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3 units transfer credit
James Henslin, Sociology A Down to Earth Approach 10th. Edition
Boston, Allyn and Bacon 2010
This course is an analysis of human relationships through a study of cultural origins, personality development, social interaction, community organization, collective behavior, institutional growth, social change, and social movements.
Upon completion of this course you will be able to:
Course Objectives cont.
1. Acquire an overview of the scope and content of Sociology .
2. Define the meaning of culture and material culture.
3. Understand the functions and dysfunctions of deviance for the social order.
4. Understand the different types of interaction identified as cooperation, competition, and conflict.
5. Discuss the various aspects of group structure, including status, role,
primary and secondary groups, patterns of interaction, and decision making.
6. Describe and explain the dimension of stratification: property, prestige,
power, status consistency and the distinctions among upper class, the upper middle class, the lower middle class, the working class, and the lower class.
7. Understand the components of prejudice and discrimination, racial and ethnic groups in the United States in terms of family, housing, education, politics, employment and income.
8. Understand sexism and ageism as types of prejudice.
9. Understand the family in sociological terms including forms of marriage, parenting and divorce.
10. Understand the functions of education, the important issues of tenure, academic freedom, credentials in higher education and the future of education.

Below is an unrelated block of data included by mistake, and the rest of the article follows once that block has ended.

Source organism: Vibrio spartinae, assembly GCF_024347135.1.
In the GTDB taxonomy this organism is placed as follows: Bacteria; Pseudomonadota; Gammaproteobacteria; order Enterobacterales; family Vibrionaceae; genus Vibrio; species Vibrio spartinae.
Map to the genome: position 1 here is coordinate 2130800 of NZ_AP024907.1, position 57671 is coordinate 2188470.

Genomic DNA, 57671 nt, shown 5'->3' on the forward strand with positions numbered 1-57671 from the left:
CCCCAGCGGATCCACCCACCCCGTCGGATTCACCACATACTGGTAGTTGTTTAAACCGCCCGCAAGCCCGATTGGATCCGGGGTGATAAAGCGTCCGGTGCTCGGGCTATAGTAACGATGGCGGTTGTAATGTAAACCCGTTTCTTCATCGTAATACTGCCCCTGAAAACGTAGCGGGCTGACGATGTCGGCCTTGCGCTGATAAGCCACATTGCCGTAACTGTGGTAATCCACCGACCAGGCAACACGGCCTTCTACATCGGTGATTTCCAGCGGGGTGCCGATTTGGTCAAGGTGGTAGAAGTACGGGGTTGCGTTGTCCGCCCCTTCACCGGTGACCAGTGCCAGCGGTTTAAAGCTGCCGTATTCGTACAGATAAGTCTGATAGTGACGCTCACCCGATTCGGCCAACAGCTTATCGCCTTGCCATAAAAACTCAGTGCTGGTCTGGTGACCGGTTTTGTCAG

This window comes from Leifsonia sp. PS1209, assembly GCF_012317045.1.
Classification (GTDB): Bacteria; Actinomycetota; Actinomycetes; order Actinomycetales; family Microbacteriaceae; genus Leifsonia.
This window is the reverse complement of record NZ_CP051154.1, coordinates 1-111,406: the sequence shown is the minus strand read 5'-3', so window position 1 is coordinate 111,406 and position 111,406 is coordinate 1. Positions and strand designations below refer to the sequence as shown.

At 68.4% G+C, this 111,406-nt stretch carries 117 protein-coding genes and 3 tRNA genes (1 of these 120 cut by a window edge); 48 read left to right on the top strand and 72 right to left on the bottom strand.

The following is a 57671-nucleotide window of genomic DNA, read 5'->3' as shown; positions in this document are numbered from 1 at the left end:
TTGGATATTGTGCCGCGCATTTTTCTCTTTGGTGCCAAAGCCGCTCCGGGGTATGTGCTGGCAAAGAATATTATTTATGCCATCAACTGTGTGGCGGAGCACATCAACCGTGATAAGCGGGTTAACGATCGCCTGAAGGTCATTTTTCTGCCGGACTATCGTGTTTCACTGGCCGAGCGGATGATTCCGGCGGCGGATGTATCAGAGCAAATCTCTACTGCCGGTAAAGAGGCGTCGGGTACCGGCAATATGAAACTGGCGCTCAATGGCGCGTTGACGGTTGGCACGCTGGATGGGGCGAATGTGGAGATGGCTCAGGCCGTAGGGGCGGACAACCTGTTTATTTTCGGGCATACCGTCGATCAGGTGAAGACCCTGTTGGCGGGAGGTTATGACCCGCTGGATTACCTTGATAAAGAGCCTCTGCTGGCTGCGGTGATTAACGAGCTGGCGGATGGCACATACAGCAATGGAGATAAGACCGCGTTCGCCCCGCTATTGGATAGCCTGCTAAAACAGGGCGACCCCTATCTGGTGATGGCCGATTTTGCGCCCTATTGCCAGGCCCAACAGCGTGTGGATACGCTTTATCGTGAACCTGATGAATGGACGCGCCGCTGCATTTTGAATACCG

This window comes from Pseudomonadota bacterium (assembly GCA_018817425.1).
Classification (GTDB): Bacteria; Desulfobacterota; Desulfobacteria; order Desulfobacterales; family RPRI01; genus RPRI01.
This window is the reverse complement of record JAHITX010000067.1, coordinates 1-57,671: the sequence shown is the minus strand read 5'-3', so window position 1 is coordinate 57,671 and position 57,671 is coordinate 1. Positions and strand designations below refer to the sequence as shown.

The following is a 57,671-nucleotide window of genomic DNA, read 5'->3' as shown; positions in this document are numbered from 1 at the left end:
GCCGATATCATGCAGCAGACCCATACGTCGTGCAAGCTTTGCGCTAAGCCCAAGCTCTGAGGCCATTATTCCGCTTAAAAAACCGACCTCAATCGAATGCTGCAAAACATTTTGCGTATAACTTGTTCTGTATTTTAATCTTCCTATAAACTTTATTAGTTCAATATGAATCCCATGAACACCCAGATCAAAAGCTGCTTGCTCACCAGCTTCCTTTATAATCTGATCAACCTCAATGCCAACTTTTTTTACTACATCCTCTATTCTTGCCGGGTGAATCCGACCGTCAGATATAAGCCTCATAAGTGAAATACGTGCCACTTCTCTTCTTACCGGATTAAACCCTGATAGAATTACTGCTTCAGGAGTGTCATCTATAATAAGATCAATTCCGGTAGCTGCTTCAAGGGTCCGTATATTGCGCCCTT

11. Understand religion sociologically, the role of religion and the recent changes in American religion.
Course Objectives: cont.
12. Understand the meaning of power, legitimacy and authority, and discuss the theoretical perspectives on the State.
13. Critically evaluate demographic processes in terms of fertility mortality, and migration and to understand population structure of the United States.
14. Understand the meaning and process of urban ecology, the central city, the suburbs and small towns as part of the modern metropolis.
15. Understand the various forms of collective behavior and distinguish between mob behavior, riots, social movements and crowd behavior.
1. Lecture (including guest speakers)
2. Group discussion (small and large)
3. Films with class discussion
4. Discuss and review unit examinations.
Methods of Evaluation:
1. Class participation (discussion and exercises).
2. Attendance in classroom.
3. Written Mid-terms and Final Exam (The Final Essay is comprehensive).
4. Written assignments focusing on information
gathering, analysis critique and critical thinking.
Student Learning Outcomes:
1. Students will be able to analytically critique and review the concept and scope of Sociology in our society.
2. Students will be able to define the Culture, the meaning and application of culture while distinguishing between material and non material aspect of culture.
3. Students will be able to understand and differentiate the various types of interaction between monad, dyads, triads and groups in society in the evaluation of cooperation, competition, and conflict.
4. Students will be able to understand and clearly indentify the functions and dysfunctions of deviance, and the application of deviance in the role of defining the social order versus civil disobedience.
Class Expectations and Procedures:
Attendance for all scheduled classes is paramount. After a student accumulates more than two absences you may be dropped from the class. You must attend class regularly. Please be on time! If you have personal business to conduct, be courteous enough to attend to it before or after class. Your fellow class members are relying on you.